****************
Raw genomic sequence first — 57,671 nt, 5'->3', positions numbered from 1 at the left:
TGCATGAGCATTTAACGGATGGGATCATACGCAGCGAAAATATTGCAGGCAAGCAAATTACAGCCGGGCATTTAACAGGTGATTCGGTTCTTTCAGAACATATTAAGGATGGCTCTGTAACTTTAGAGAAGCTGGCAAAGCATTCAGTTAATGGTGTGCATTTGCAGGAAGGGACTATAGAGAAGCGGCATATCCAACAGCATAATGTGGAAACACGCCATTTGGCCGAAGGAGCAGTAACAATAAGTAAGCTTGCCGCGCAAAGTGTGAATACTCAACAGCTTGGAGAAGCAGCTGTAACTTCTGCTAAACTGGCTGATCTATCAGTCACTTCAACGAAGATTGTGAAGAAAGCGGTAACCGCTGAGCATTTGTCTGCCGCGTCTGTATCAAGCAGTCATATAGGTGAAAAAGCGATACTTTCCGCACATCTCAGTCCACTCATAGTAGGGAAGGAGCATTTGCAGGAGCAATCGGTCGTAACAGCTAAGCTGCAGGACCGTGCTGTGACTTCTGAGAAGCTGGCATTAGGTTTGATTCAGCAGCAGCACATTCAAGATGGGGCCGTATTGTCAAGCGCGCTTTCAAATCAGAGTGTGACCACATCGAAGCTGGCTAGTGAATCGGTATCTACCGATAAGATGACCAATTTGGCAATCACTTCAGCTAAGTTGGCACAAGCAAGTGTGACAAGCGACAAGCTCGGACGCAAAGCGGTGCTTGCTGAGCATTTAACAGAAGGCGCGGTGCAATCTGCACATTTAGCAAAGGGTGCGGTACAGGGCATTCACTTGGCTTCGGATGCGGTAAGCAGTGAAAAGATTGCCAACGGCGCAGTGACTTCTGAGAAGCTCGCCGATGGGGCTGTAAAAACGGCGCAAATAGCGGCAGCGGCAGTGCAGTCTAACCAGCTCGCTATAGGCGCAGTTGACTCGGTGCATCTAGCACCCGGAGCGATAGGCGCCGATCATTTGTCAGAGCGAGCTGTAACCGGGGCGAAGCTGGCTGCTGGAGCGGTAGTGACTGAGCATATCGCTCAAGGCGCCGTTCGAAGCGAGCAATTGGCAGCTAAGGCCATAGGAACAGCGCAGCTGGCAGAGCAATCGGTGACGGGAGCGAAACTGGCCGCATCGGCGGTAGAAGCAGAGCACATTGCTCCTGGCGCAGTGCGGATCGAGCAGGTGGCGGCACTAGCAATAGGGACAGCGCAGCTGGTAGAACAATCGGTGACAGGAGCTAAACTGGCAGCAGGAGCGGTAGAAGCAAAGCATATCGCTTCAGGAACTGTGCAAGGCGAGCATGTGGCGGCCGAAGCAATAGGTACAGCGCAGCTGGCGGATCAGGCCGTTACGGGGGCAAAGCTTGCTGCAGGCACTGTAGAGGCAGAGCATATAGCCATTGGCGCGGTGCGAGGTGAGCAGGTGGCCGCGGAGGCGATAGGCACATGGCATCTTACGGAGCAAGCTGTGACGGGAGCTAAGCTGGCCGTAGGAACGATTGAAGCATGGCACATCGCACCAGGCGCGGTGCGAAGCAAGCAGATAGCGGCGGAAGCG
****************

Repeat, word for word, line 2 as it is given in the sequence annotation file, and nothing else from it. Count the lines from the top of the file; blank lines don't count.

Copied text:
TGCATGAGCATTTAACGGATGGGATCATACGCAGCGAAAATATTGCAGGCAAGCAAATTACAGCCGGGCATTTAACAGGTGATTCGGTTCTTTCAGAACATATTAAGGATGGCTCTGTAACTTTAGAGAAGCTGGCAAAGCATTCAGTTAATGGTGTGCATTTGCAGGAAGGGACTATAGAGAAGCGGCATATCCAACAGCATAATGTGGAAACACGCCATTTGGCCGAAGGAGCAGTAACAATAAGTAAGCTTGCCGCGCAAAGTGTGAATACTCAACAGCTTGGAGAAGCAGCTGTAACTTCTGCTAAACTGGCTGATCTATCAGTCACTTCAACGAAGATTGTGAAGAAAGCGGTAACCGCTGAGCATTTGTCTGCCGCGTCTGTATCAAGCAGTCATATAGGTGAAAAAGCGATACTTTCCGCACATCTCAGTCCACTCATAGTAGGGAAGGAGCATTTGCAGGAGCAATCGGTCGTAACAGCTAAGCTGCAGGACCGTGCTGTGACTTCTGAGAAGCTGGCATTAGGTTTGATTCAGCAGCAGCACATTCAAGATGGGGCCGTATTGTCAAGCGCGCTTTCAAATCAGAGTGTGACCACATCGAAGCTGGCTAGTGAATCGGTATCTACCGATAAGATGACCAATTTGGCAATCACTTCAGCTAAGTTGGCACAAGCAAGTGTGACAAGCGACAAGCTCGGACGCAAAGCGGTGCTTGCTGAGCATTTAACAGAAGGCGCGGTGCAATCTGCACATTTAGCAAAGGGTGCGGTACAGGGCATTCACTTGGCTTCGGATGCGGTAAGCAGTGAAAAGATTGCCAACGGCGCAGTGACTTCTGAGAAGCTCGCCGATGGGGCTGTAAAAACGGCGCAAATAGCGGCAGCGGCAGTGCAGTCTAACCAGCTCGCTATAGGCGCAGTTGACTCGGTGCATCTAGCACCCGGAGCGATAGGCGCCGATCATTTGTCAGAGCGAGCTGTAACCGGGGCGAAGCTGGCTGCTGGAGCGGTAGTGACTGAGCATATCGCTCAAGGCGCCGTTCGAAGCGAGCAATTGGCAGCTAAGGCCATAGGAACAGCGCAGCTGGCAGAGCAATCGGTGACGGGAGCGAAACTGGCCGCATCGGCGGTAGAAGCAGAGCACATTGCTCCTGGCGCAGTGCGGATCGAGCAGGTGGCGGCACTAGCAATAGGGACAGCGCAGCTGGTAGAACAATCGGTGACAGGAGCTAAACTGGCAGCAGGAGCGGTAGAAGCAAAGCATATCGCTTCAGGAACTGTGCAAGGCGAGCATGTGGCGGCCGAAGCAATAGGTACAGCGCAGCTGGCGGATCAGGCCGTTACGGGGGCAAAGCTTGCTGCAGGCACTGTAGAGGCAGAGCATATAGCCATTGGCGCGGTGCGAGGTGAGCAGGTGGCCGCGGAGGCGATAGGCACATGGCATCTTACGGAGCAAGCTGTGACGGGAGCTAAGCTGGCCGTAGGAACGATTGAAGCATGGCACATCGCACCAGGCGCGGTGCGAAGCAAGCAGATAGCGGCGGAAGCG